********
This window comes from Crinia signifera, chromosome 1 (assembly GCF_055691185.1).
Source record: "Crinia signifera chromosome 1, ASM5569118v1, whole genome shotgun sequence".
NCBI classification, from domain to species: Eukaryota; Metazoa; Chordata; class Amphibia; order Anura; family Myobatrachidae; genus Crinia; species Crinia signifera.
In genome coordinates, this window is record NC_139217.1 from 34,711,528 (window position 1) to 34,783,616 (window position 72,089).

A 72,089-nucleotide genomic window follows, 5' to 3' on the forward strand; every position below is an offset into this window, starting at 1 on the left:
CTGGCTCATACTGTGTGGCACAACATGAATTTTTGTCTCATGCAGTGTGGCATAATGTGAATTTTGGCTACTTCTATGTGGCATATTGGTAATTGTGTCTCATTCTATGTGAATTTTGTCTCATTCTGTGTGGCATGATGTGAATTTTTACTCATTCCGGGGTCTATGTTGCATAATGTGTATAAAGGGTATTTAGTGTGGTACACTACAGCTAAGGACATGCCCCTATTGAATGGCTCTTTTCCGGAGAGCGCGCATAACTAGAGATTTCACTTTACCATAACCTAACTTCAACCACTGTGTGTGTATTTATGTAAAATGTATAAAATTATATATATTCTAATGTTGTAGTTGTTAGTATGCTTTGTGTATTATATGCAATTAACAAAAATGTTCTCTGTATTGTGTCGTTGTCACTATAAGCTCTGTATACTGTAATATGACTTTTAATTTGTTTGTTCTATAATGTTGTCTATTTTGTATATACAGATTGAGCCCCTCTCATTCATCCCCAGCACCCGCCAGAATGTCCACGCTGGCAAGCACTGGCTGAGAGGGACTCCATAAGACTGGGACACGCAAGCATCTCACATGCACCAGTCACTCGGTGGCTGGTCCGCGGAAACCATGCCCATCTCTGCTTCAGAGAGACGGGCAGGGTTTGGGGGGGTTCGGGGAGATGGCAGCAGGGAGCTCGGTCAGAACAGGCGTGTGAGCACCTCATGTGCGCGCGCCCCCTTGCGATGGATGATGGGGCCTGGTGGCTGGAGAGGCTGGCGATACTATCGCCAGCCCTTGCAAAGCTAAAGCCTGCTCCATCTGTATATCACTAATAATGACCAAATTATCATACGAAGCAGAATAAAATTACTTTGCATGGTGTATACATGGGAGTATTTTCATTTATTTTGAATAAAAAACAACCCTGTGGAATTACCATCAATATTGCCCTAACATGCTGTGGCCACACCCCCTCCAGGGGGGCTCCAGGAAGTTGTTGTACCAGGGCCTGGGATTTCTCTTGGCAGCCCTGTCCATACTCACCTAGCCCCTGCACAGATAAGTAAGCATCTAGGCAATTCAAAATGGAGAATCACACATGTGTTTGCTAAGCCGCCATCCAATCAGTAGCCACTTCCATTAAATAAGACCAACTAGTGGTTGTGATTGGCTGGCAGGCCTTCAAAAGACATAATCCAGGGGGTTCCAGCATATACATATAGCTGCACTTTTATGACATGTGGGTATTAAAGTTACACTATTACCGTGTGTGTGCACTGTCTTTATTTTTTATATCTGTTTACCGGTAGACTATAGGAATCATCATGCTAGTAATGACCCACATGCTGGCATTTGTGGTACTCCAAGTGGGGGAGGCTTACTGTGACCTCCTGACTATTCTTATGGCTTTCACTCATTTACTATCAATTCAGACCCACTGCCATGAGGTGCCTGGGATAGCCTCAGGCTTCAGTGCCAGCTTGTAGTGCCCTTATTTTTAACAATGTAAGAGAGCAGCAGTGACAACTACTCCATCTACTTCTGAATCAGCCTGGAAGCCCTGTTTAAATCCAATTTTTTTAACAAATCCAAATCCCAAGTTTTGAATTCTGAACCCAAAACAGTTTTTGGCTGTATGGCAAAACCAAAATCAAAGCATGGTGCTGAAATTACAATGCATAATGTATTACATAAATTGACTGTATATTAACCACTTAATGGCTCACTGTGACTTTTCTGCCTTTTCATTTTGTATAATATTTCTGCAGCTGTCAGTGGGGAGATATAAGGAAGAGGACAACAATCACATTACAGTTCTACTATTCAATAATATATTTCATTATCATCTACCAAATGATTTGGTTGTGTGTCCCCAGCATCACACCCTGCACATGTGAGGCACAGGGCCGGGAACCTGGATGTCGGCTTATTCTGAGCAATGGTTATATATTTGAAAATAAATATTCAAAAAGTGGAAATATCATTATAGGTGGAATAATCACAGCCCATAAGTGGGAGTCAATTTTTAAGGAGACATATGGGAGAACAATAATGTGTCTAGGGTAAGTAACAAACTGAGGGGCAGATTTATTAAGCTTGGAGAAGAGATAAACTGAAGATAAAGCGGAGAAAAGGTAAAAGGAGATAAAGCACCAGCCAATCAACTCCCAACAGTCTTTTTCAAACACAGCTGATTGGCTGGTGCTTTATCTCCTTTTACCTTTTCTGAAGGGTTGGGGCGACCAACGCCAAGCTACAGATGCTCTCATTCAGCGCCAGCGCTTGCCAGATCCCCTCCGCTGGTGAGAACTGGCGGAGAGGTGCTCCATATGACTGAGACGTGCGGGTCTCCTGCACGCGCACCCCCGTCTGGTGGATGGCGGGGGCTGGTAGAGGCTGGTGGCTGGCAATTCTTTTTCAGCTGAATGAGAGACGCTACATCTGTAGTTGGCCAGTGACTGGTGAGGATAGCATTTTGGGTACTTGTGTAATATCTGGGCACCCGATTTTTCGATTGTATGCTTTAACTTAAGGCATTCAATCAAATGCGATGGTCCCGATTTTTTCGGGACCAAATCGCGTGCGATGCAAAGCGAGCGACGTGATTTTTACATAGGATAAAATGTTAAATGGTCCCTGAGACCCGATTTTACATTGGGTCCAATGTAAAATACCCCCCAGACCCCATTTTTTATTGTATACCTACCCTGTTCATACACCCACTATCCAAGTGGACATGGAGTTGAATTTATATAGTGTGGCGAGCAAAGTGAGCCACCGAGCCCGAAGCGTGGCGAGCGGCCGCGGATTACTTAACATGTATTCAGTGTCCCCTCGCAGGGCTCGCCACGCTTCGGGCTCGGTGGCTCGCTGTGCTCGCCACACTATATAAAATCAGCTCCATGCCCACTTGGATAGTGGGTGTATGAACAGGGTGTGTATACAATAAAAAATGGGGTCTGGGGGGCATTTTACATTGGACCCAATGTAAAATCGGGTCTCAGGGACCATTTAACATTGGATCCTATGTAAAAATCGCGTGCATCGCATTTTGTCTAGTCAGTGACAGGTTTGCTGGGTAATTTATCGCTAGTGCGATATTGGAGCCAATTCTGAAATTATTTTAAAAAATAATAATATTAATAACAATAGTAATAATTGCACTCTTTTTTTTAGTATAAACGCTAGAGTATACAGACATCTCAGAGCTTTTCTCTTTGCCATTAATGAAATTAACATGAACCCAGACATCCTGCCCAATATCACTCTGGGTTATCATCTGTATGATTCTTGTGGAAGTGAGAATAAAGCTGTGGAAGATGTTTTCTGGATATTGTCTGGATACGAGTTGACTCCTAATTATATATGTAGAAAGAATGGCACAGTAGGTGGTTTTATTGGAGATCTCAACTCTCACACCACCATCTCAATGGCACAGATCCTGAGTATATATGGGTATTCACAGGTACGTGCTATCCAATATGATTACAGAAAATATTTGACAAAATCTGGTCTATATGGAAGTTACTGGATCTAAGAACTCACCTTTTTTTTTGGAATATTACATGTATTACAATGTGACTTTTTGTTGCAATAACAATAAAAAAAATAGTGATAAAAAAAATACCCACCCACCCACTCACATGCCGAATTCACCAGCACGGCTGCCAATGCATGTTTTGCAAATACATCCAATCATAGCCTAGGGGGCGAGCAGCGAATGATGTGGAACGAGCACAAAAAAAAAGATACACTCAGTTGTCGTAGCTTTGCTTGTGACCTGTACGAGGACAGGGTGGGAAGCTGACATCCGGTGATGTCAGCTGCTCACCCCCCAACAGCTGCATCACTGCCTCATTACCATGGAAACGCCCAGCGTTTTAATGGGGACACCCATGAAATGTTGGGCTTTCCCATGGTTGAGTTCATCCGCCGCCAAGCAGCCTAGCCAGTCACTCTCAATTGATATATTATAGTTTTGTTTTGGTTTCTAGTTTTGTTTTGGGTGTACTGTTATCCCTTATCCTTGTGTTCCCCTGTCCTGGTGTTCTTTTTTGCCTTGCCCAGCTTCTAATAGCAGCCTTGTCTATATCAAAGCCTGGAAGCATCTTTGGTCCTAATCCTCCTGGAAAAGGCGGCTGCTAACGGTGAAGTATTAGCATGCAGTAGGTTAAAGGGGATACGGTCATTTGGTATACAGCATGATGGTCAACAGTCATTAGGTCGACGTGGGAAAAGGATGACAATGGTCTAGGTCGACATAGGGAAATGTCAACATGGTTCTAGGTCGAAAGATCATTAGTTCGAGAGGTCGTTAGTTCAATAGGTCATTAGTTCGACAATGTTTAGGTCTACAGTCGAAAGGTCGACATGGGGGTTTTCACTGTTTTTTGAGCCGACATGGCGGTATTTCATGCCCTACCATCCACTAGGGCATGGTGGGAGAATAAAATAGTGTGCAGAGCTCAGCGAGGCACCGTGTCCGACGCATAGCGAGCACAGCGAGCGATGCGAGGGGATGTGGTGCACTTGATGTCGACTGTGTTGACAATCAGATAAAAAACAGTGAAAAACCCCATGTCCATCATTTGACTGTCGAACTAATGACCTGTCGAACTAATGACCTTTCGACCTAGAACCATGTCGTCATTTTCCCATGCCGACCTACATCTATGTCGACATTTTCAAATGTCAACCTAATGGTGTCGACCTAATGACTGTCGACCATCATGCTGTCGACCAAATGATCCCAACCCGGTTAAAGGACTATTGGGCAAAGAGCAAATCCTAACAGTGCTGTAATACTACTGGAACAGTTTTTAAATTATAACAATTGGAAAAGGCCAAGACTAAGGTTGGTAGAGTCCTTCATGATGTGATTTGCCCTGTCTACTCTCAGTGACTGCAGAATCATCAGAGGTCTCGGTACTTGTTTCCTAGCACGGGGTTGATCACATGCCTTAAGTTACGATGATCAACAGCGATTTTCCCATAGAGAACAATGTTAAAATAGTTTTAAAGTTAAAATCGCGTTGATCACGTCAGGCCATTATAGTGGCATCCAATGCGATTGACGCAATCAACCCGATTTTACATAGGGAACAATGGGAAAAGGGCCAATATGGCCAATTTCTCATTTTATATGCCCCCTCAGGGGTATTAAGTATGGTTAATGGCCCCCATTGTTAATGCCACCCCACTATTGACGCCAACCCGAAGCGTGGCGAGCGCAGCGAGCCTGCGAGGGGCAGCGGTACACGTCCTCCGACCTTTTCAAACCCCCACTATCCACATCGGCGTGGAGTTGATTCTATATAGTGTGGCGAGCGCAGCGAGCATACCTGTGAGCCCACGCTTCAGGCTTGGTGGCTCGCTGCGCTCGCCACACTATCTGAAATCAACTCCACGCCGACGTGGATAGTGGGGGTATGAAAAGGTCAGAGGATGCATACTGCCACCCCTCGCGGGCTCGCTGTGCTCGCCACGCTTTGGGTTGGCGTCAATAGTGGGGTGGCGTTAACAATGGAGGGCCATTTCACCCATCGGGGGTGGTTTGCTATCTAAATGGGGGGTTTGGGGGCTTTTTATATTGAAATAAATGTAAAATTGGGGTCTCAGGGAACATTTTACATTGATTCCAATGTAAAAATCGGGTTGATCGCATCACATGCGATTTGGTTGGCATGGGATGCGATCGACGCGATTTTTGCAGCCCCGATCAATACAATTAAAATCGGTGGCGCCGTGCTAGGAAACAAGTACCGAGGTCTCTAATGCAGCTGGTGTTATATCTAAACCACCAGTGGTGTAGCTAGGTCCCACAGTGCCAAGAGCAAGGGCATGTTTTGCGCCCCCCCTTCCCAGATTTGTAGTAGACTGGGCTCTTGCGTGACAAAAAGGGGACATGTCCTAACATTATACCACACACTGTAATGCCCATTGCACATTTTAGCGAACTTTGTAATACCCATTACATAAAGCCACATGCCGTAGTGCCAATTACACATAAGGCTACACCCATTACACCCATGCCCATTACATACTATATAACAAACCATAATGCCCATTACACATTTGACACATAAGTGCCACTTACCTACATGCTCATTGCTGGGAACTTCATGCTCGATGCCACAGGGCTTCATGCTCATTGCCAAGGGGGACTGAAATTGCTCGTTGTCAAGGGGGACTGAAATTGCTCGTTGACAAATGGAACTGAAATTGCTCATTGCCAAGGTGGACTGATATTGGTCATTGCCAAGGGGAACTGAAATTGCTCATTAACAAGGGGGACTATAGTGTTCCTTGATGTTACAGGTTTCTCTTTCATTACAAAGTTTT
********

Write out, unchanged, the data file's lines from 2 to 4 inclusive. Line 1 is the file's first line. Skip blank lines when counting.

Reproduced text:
Source record: "Crinia signifera chromosome 1, ASM5569118v1, whole genome shotgun sequence".
NCBI classification, from domain to species: Eukaryota; Metazoa; Chordata; class Amphibia; order Anura; family Myobatrachidae; genus Crinia; species Crinia signifera.
In genome coordinates, this window is record NC_139217.1 from 34,711,528 (window position 1) to 34,783,616 (window position 72,089).